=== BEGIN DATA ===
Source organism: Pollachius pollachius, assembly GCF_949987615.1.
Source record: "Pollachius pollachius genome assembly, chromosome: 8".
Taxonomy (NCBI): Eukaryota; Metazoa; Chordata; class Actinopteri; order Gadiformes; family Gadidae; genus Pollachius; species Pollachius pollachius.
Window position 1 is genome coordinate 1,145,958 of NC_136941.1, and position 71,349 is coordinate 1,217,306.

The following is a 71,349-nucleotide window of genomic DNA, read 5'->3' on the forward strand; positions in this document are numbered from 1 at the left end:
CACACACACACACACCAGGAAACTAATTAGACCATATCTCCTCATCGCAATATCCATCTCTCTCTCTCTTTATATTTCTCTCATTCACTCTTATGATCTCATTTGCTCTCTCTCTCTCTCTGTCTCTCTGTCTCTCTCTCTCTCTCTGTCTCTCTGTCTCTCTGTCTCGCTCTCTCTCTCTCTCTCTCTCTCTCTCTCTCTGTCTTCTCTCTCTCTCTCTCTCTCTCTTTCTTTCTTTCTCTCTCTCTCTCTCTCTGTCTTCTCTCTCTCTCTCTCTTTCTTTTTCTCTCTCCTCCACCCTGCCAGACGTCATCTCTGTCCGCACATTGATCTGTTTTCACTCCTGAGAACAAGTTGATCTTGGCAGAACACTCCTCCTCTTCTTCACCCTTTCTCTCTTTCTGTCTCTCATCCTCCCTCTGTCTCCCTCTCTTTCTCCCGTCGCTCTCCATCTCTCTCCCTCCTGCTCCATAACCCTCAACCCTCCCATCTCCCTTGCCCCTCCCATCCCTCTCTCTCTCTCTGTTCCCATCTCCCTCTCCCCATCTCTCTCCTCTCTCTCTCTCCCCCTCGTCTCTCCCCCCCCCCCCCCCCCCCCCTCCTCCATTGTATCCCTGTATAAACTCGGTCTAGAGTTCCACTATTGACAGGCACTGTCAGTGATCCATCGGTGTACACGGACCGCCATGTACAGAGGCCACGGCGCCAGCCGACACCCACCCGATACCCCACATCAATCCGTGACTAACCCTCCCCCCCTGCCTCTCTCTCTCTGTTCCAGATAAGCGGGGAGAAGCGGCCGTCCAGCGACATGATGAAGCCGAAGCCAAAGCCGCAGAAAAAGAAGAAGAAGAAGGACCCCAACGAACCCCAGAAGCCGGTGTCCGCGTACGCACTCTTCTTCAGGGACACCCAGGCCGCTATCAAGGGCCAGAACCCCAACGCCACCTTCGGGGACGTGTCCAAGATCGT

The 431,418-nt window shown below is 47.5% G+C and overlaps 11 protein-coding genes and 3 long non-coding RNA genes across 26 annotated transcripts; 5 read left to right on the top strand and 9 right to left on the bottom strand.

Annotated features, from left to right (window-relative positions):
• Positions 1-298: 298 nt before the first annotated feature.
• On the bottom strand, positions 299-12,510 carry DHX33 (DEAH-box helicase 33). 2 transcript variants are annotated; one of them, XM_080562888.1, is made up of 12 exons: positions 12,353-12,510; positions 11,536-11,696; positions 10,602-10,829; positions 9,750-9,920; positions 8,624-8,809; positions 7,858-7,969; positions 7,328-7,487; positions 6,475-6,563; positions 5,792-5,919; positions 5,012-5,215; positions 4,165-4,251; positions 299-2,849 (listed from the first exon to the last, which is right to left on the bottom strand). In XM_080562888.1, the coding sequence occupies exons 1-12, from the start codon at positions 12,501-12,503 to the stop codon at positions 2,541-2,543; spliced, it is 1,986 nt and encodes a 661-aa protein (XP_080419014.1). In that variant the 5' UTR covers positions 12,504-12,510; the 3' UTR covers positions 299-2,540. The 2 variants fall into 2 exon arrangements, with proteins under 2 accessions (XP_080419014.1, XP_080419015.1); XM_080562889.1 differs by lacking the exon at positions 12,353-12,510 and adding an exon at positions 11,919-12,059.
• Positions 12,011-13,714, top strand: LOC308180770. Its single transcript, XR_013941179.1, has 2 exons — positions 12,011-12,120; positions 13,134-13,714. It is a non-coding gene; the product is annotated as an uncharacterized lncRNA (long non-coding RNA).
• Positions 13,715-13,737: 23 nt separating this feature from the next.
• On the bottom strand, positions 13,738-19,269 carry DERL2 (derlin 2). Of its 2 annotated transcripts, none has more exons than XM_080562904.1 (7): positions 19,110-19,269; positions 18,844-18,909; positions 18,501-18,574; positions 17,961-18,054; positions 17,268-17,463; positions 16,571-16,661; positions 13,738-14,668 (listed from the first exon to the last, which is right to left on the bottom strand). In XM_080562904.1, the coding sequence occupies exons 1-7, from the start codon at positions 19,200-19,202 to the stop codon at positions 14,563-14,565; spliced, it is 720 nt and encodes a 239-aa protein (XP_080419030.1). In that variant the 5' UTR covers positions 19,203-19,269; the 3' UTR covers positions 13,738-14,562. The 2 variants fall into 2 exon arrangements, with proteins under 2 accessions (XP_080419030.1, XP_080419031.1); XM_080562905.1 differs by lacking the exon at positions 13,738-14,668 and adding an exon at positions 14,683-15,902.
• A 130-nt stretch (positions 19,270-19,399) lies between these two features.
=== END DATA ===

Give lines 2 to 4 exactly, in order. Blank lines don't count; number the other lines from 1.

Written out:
Source record: "Pollachius pollachius genome assembly, chromosome: 8".
Taxonomy (NCBI): Eukaryota; Metazoa; Chordata; class Actinopteri; order Gadiformes; family Gadidae; genus Pollachius; species Pollachius pollachius.
Window position 1 is genome coordinate 1,145,958 of NC_136941.1, and position 71,349 is coordinate 1,217,306.